Control of community growth and export production by upwelled iron in the equatorial Pacific Ocean

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Coale, K. H., Fitzwater, S. E., Gordon, R. M., Johnson, K. S., & Barber, R. T. (1996). Control of community growth and export production by upwelled iron in the equatorial Pacific Ocean. Nature, 379(6566), 621-624. doi:10.1038/379621a0
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TitleControl of community growth and export production by upwelled iron in the equatorial Pacific Ocean
AuthorsH. Coale, E. Fitzwater, M. Gordon, S. Johnson, T. Barber
AbstractThe iron hypothesis states that phytoplankton growth and biomass are limited by low concentrations of available iron in large regions of the world's oceans where other plant nutrients are abundant. Such limitation has been demonstrated by experiments in which iron has been added to both enclosed and in situ (un-enclosed) phytoplankton populations. A corollary of the iron hypothesis is that most 'new' iron is supplied by atmospheric deposition, and it has been suggested that changes in the deposition rates of iron-bearing dust have led to changes in biological productivity and, consequently, global climate. Here we report surface-water measurements in the equatorial Pacific Ocean which show that the main iron source to equatorial waters at 140°W is from upwelling waters. Shipboard in vitro experiments indicate that sub-nanomolar increases in iron concentrations can cause substantial increases in carbon export to deeper waters in this region. These findings demonstrate that equatorial biological production is controlled not solely by atmospheric iron deposition, but also by processes which influence the rate of upwelling and the iron concentration in upwelled water.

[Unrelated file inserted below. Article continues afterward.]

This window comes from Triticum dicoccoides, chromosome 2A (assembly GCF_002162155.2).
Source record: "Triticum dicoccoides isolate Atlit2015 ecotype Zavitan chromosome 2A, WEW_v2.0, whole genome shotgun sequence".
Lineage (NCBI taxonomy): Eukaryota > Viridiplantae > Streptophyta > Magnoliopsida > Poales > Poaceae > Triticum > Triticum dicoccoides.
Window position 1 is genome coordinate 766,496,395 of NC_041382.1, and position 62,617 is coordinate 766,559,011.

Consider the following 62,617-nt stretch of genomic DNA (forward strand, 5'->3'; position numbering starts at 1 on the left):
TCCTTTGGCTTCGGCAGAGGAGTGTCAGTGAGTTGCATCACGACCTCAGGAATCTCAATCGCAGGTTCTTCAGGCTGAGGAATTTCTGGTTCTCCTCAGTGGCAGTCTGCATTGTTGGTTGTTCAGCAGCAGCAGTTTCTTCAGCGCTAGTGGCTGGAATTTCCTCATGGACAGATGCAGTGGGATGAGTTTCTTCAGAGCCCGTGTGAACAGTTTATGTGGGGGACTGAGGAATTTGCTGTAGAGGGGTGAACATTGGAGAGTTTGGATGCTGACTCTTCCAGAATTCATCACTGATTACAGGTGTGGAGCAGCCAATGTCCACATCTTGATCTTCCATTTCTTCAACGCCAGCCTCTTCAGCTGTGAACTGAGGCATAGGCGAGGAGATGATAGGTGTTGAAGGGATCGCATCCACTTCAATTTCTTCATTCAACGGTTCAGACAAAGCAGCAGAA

JournalNature
Date1996
Volume379
Issue6566
Start page621
End page624
ISSN00280836
Subjectscarbon, iron, article, atmosphere, biomass, controlled study, global climate, nonhuman, nutrient, pacific ocean, phytoplankton, priority journal, productivity, biological production, nutrient availability, production, upwelling, Pacific, (Equatorial)
NoteCited By (since 1996):221 Seaweeds, CODEN: NATUA

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